The combination of the appearance of professional respect for scientific rigor coupled with professional contempt for scientifically rigorous behavior is toxic, a poison that infects more activities in North America than the few I have pointed out here.
In Dark Age Ahead, published in 2004, Jane Jacobs discusses five major signs of cultural failure. It’s the last book the long-time journalist ever wrote, and it reads like a final warning.
The abandonment of scientific thinking is one type of cultural decay. Individuals and institutions have long had a tendency to avoid scientific inquiry, accept surface appearances without question, and use scientific data and terminology inappropriately. What’s worrisome is when there aren’t strong forces counteracting the decay.
When reading this section of Dark Age Ahead, I started thinking about examples I’ve come across in articles and other media that demonstrate an appreciation for a scientific veneer but not for scientific thought. Like the following:
Graphs that don’t mean anything. They’re posted without a credible source for their data. Their axes are left unlabeled. (Maybe they’re not as bad as this masterpiece, but they aren’t much more informative.)
The words ‘natural,’ biology,’ and ‘universal’ overused as a way of shutting down inquiry or selling something as an unshakeable truth. “That’s just the way things are. It’s natural for people to act like this. These are universal beliefs. It’s biology.” (We’re not supposed to ask, “Is this really true? Are these thoughts/feelings/behaviors really uncontrollable and impervious to cultural influence? What do you even mean by ‘natural’?”) Or consider the use of ‘natural’ as a fuzzy, feel-good adjective. (When applied to ‘health foods,’ for instance.)
A poor understanding of science as a process. Scientific research is painstaking and messy. The work is an ongoing process. Studies need to undergo review and get replicated. On any topic, a body of work builds over time. Many researchers contribute to it, question results, investigate it from different angles, struggle with biases, and unearth new mysteries. To evaluate an experiment, it’s critical to understand the methods and analyses.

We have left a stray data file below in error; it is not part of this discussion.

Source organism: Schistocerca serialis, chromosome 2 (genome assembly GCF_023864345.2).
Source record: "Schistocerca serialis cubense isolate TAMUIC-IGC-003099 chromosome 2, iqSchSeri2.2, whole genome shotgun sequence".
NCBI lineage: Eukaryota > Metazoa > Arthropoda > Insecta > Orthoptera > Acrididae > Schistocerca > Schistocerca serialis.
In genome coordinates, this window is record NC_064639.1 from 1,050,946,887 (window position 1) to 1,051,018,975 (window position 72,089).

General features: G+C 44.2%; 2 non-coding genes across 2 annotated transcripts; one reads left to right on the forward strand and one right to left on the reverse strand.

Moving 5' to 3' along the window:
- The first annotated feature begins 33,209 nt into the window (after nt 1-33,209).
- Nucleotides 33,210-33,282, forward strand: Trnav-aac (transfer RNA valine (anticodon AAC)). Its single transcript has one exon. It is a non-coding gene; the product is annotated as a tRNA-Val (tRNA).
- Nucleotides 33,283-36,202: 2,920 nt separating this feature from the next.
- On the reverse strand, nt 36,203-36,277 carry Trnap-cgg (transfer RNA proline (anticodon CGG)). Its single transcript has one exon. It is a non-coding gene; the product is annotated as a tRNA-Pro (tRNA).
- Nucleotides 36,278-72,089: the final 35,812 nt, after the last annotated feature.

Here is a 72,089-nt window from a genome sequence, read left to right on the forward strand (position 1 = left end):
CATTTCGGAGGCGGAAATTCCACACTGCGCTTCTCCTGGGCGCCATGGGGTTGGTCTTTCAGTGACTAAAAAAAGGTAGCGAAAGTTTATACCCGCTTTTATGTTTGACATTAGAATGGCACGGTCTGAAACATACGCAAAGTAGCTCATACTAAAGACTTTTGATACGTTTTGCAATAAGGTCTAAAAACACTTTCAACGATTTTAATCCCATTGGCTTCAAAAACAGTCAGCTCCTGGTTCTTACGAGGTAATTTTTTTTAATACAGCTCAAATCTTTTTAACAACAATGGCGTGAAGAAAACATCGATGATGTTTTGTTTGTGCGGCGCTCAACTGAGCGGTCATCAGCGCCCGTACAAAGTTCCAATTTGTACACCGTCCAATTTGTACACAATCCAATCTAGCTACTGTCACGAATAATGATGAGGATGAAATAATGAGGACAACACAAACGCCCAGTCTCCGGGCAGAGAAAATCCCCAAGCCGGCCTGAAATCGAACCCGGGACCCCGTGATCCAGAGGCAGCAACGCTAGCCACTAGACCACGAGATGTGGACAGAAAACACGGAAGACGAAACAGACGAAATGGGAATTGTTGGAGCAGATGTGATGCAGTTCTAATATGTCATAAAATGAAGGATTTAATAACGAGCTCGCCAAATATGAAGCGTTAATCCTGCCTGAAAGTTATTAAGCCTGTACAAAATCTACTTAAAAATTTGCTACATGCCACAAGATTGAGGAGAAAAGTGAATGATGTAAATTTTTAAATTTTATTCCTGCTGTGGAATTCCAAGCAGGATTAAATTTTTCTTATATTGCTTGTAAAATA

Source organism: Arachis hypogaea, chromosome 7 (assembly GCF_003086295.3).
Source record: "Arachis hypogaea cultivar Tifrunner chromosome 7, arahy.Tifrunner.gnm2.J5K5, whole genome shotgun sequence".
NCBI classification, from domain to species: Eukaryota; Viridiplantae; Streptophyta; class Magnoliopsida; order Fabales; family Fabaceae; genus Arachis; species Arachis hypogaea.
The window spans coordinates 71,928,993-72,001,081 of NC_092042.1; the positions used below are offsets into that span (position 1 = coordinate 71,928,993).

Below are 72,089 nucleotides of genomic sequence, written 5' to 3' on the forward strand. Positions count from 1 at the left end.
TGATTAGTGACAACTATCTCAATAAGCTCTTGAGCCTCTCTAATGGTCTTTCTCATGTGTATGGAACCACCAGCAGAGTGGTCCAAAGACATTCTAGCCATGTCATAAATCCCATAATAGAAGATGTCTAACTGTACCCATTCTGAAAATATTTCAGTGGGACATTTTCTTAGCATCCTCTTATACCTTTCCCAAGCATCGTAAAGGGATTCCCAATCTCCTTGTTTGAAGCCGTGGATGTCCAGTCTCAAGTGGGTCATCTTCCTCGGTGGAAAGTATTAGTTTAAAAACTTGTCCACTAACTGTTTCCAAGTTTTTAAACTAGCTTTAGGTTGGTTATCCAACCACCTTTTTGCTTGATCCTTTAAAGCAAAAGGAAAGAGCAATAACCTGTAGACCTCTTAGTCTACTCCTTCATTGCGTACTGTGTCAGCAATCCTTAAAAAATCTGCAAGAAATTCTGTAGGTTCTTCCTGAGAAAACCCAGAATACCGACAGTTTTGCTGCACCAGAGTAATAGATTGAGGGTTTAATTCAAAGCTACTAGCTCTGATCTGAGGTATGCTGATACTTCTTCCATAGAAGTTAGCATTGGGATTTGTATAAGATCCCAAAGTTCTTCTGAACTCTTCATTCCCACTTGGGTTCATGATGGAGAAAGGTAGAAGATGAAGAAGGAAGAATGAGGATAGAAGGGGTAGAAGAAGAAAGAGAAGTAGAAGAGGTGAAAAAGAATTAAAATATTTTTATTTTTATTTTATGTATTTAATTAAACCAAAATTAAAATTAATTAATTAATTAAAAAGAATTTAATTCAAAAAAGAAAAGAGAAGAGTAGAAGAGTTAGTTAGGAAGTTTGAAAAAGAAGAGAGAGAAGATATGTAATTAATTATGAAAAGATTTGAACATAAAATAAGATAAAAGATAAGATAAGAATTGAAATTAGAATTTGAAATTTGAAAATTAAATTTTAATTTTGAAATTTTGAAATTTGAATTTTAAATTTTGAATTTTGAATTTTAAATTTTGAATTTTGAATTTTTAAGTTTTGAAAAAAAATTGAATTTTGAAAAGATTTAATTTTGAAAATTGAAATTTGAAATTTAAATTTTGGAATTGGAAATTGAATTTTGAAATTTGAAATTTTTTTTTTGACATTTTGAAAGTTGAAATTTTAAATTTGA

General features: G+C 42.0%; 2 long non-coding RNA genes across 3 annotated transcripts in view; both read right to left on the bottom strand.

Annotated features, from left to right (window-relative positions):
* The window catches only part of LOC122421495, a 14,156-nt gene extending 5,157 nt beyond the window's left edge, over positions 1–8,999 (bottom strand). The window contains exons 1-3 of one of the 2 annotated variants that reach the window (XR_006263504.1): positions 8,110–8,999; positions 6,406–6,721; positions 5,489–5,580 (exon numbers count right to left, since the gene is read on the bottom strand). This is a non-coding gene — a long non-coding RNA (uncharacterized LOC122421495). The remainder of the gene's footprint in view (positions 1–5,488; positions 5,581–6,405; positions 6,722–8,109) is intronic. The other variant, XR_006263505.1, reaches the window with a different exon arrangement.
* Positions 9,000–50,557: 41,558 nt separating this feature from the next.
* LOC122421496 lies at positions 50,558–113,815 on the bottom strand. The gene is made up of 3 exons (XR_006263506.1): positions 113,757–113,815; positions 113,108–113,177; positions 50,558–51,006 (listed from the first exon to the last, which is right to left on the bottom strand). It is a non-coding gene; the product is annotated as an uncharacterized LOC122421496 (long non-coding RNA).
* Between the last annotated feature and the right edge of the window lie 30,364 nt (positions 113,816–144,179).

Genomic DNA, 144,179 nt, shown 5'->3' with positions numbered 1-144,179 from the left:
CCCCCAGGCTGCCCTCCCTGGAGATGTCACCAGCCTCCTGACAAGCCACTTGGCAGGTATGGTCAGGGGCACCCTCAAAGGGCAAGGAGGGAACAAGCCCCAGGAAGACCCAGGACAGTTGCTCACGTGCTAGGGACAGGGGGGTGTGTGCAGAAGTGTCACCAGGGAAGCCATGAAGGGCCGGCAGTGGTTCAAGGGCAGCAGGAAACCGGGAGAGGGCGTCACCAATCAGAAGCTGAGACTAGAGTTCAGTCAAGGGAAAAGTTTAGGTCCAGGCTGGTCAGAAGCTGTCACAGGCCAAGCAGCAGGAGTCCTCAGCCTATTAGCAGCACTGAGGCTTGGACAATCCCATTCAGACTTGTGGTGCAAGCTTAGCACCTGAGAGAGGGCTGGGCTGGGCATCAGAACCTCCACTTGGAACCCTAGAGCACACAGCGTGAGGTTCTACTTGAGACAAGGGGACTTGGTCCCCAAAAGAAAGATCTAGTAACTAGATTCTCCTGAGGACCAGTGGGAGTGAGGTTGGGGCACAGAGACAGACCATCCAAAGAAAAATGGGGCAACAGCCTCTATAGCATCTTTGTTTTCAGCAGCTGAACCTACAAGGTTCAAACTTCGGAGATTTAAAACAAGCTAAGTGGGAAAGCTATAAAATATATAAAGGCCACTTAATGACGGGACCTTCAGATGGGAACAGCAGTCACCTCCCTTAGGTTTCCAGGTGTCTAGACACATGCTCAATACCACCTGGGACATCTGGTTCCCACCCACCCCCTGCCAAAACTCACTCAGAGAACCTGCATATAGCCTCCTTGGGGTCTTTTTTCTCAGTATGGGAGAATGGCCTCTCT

Unfortunately, many people look to science like a vending machine that will spit out their chosen conclusion. They want a quick, indisputable answer that confirms their opinion. If it doesn’t, the scientific authorities they’d turned to suddenly become know-nothing frauds or eggheads who are out of touch with reality. The science gets dismissed in an indiscriminate way – not based on the methodology of an experiment and its rigor, but only because it didn’t produce the favored result.
When scientists do come up with the favored result, their work gets imbued with an unscientific ‘aura of science.’ Once the aura descends, no one should think about the work itself and how the researchers derived the findings.
A lack of probing questions. Jacobs discusses a public health investigation conducted in Chicago after a heat wave. The researchers linked a higher death rate to factors like less A/C use and access to water. Jacobs reports that the work just stopped there, without apparent signs of curiosity or acknowledgement of unanswered questions. Did anyone ask, “Why?” What led to certain seniors staying in a boiling apartment, running out of water, and not answering the door if neighbors bothered to check on them? (Subsequent work, conducted by a grad student, compared neighborhoods. When looking at two neighborhoods, where the death rate for senior citizens was significantly higher in one than in the other, the work pointed out how communal factors influenced the seniors’ choices – not necessarily which neighborhood was wealthier, but the strength of the community in each.)
What role does scientific thinking play in your written work?
Whether or not we’re headed for a ‘dark age,’ the book still illustrates patterns of behavior that damage our ability to better understand the world and improve quality of life.
When it comes to written work, consider whether you rely on scientific thinking when you need to. Science journalism, for instance, often suffers from exaggerated, misleading stories. Business articles may share graphs or numbers with little or no context. Opinion writers may automatically accept anything that favors their point-of-view.
You don’t have to be a scientist to think like one. You can consider the evidence you’re dealing with and its strengths and limitations. Doing this isn’t easy, but it’s worthwhile. Writing in a more thoughtful way shores up standards and raises the level of conversation with your readers. You’ll still make mistakes, but you’ll also learn a lot and reach your readers in more meaningful ways.